‘In a lot of ways it was very similar to making Big Hit,’ continues McCarthy. ‘We would often start with a blank piece of paper, just evolving ideas in the simplest form as the mood took us – a bass part, a keyboard part, a percussion part, a guitar part, whatever was easiest to start an idea rolling. After that we would work on it for usually no more than a day, put it to bed and start the whole process again on something new. We carried on like that until we had over thirty tracks and then thought we better stop and pick the ones that would be a good collection for ICP. That’s the main difference, with Big Hit we really wrung the living hell out of the tracks before moving on to the next.’

The brittle Big Hit was preceded by Ebbhead, the 1991 album produced by Alan Wilder, recently of Recoil fame, with whom the trio of McCarthy, Harris and Payne performed on stage at The Roundhouse last year. In 1991 Wilder was the musical backbone of Depeche Mode, the other important electronic band to emerge from Essex in case you were wondering. ‘We toured with the Mode for the second time on the Violator album tour in North America in 1990, which was a life changing experience for all and sundry. On the tour we discussed working with Alan upon our return to the studio. The plan was for him to co-produce with Flood, which worked out perfectly. We approached Ebbhead this way because we saw how well these two could work together on Violator and wanted a more ‘musical’ approach to the songs, which is really at the core of someone like Alan as he is classically trained. The combination of that with Flood and Bon’s fantastic knob-twiddling, and my desire to ‘sing’ more, were all part of the evolution of that album.’ Ebbhead showcased a new, tortured emotional depth for Nitzer Ebb, even if it was obscured by the lurid dayglo colours of the album’s bright yellow sleeve.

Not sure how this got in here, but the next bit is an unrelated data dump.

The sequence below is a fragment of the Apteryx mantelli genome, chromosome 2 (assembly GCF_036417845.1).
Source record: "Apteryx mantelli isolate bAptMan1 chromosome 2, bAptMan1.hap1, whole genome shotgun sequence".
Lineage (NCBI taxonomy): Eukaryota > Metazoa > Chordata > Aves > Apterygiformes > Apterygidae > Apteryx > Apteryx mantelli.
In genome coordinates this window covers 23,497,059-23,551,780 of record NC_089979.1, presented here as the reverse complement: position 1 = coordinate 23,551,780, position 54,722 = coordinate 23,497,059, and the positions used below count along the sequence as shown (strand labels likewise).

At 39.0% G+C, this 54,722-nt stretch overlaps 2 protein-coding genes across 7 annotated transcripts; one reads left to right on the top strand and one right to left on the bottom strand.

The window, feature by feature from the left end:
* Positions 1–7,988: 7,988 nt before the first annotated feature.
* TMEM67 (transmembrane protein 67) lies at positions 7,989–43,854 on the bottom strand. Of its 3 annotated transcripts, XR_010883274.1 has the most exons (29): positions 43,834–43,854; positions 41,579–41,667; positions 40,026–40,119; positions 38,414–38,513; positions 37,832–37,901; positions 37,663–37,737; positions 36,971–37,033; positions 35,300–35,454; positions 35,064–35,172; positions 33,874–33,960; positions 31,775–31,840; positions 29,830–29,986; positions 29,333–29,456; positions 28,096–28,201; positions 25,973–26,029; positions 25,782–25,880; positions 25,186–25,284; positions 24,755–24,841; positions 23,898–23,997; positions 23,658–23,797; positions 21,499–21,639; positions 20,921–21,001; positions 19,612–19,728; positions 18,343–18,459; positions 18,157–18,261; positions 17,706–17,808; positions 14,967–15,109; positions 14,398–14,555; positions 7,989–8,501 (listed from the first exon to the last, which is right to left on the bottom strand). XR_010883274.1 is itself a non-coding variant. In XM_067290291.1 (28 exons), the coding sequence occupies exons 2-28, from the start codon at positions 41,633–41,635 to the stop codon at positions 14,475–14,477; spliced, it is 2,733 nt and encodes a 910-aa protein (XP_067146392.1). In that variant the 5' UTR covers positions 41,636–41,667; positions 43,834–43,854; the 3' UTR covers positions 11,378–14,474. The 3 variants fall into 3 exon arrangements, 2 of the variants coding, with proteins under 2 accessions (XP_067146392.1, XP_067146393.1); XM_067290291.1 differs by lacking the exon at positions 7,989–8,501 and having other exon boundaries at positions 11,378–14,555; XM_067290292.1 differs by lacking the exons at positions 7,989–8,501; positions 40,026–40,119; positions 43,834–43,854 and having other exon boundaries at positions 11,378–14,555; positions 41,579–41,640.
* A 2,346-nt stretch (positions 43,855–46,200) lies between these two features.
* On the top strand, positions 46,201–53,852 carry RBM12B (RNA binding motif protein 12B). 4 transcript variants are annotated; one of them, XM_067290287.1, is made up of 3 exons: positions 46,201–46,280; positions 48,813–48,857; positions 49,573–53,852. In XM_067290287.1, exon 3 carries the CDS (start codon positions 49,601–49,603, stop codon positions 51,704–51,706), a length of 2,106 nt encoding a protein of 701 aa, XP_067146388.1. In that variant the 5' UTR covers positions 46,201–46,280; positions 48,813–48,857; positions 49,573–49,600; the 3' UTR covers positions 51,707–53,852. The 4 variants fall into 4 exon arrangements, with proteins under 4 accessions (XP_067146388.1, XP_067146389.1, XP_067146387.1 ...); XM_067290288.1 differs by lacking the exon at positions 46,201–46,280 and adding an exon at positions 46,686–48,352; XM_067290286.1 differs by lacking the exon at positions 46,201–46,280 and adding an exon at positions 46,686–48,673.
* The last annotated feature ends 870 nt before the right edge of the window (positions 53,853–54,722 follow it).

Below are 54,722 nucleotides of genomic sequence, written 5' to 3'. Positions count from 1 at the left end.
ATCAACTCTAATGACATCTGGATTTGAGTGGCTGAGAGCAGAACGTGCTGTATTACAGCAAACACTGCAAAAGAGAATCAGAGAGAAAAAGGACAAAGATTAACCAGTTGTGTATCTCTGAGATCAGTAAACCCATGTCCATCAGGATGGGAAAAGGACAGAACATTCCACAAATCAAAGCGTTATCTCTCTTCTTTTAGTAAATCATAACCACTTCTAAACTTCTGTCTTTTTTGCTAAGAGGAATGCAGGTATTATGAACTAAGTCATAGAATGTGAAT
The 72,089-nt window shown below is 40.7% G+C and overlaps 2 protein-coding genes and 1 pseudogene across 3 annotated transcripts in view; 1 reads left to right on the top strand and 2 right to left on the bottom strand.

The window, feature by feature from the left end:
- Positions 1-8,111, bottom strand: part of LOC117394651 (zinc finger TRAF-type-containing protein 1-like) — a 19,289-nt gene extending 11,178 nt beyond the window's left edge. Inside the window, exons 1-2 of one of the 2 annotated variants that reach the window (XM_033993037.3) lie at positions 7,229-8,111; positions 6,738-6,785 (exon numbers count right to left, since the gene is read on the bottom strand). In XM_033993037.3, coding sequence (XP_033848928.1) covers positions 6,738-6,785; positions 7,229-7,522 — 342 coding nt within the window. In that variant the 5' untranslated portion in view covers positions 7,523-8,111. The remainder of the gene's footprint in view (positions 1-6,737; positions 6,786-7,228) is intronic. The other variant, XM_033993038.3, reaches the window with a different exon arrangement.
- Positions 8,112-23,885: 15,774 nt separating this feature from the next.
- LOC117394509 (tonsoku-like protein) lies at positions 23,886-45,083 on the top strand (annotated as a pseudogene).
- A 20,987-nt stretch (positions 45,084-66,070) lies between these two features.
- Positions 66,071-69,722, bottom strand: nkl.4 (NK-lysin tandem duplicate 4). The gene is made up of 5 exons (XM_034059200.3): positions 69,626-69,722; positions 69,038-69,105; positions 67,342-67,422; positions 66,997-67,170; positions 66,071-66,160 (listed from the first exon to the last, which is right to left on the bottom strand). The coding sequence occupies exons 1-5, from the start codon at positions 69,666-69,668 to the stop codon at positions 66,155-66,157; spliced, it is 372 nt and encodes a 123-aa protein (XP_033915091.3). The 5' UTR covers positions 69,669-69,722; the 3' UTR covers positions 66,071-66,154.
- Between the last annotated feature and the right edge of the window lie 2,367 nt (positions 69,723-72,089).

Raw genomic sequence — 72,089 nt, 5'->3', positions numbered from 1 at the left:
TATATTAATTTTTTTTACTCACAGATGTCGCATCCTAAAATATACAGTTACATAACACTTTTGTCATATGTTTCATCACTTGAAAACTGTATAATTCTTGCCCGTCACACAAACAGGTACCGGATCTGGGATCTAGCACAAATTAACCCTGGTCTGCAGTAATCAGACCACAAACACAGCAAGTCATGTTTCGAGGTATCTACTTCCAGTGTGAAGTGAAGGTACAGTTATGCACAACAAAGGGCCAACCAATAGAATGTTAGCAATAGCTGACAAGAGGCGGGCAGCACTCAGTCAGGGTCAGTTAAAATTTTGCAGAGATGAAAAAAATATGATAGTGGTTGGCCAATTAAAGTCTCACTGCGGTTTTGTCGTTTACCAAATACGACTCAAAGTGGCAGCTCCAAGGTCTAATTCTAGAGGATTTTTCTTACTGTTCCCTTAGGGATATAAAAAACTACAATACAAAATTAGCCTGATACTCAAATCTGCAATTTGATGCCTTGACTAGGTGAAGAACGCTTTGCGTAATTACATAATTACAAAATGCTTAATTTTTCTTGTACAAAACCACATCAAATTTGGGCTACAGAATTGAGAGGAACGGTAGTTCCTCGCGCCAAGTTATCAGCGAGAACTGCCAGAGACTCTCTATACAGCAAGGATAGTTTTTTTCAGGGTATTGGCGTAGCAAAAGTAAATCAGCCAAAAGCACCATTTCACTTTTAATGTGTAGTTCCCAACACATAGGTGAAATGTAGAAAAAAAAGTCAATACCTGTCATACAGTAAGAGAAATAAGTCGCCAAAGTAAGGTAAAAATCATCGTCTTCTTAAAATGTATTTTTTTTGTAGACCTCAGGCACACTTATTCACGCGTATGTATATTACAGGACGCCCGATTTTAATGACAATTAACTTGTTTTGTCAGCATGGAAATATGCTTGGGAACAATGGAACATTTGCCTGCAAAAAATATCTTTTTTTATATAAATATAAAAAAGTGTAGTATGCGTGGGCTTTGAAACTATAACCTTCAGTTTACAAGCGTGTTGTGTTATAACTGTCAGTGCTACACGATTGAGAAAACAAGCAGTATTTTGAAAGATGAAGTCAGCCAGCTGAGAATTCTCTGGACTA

‘We started as school friends who enjoyed skateboarding, music and drinking cider,’ recalls McCarthy of the halcyon youthful days from which Nitzer Ebb would eventually emerge. ‘Musically, we took our influences from a fairly eclectic array of artists and styles – Forties jazz, Fifties rock ‘n’ roll, glam, disco, punk and the post-punk scene that was emerging as we were starting to go out. Bands like The Banshees, Bauhaus, Killing Joke, Theatre of Hate, The Birthday Party, Neubauten and Malaria! were all playing live shows that we would go to. We were also listening to Cabaret Voltaire, DAF, Fad Gadget, The Human League, Abwärts, Virgin Prunes, Soft Cell and The Normal among many more.’